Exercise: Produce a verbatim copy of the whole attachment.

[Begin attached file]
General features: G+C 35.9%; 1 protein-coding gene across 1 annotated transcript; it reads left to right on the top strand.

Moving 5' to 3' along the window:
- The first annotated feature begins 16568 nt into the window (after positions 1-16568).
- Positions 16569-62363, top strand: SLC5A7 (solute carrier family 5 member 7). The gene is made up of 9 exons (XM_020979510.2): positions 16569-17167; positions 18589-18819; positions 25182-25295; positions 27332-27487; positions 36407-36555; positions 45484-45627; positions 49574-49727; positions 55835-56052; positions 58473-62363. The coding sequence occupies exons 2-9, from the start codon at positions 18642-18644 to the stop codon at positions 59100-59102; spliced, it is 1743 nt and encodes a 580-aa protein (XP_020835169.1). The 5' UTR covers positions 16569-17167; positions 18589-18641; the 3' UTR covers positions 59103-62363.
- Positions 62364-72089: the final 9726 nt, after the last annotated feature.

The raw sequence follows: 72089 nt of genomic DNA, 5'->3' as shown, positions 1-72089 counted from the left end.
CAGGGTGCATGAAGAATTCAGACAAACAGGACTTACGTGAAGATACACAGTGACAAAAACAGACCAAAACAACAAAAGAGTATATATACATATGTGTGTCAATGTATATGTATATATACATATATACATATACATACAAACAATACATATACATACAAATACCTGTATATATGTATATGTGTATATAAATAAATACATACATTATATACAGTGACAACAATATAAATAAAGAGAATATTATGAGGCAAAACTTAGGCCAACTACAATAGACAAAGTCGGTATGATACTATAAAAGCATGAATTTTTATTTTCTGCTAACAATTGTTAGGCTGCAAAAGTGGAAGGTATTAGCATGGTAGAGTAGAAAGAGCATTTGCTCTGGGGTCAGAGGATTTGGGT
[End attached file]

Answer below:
General features: G+C 35.9%; 1 protein-coding gene across 1 annotated transcript; it reads left to right on the top strand.

Moving 5' to 3' along the window:
- The first annotated feature begins 16568 nt into the window (after positions 1-16568).
- Positions 16569-62363, top strand: SLC5A7 (solute carrier family 5 member 7). The gene is made up of 9 exons (XM_020979510.2): positions 16569-17167; positions 18589-18819; positions 25182-25295; positions 27332-27487; positions 36407-36555; positions 45484-45627; positions 49574-49727; positions 55835-56052; positions 58473-62363. The coding sequence occupies exons 2-9, from the start codon at positions 18642-18644 to the stop codon at positions 59100-59102; spliced, it is 1743 nt and encodes a 580-aa protein (XP_020835169.1). The 5' UTR covers positions 16569-17167; positions 18589-18641; the 3' UTR covers positions 59103-62363.
- Positions 62364-72089: the final 9726 nt, after the last annotated feature.

The raw sequence follows: 72089 nt of genomic DNA, 5'->3' as shown, positions 1-72089 counted from the left end.
CAGGGTGCATGAAGAATTCAGACAAACAGGACTTACGTGAAGATACACAGTGACAAAAACAGACCAAAACAACAAAAGAGTATATATACATATGTGTGTCAATGTATATGTATATATACATATATACATATACATACAAACAATACATATACATACAAATACCTGTATATATGTATATGTGTATATAAATAAATACATACATTATATACAGTGACAACAATATAAATAAAGAGAATATTATGAGGCAAAACTTAGGCCAACTACAATAGACAAAGTCGGTATGATACTATAAAAGCATGAATTTTTATTTTCTGCTAACAATTGTTAGGCTGCAAAAGTGGAAGGTATTAGCATGGTAGAGTAGAAAGAGCATTTGCTCTGGGGTCAGAGGATTTGGGT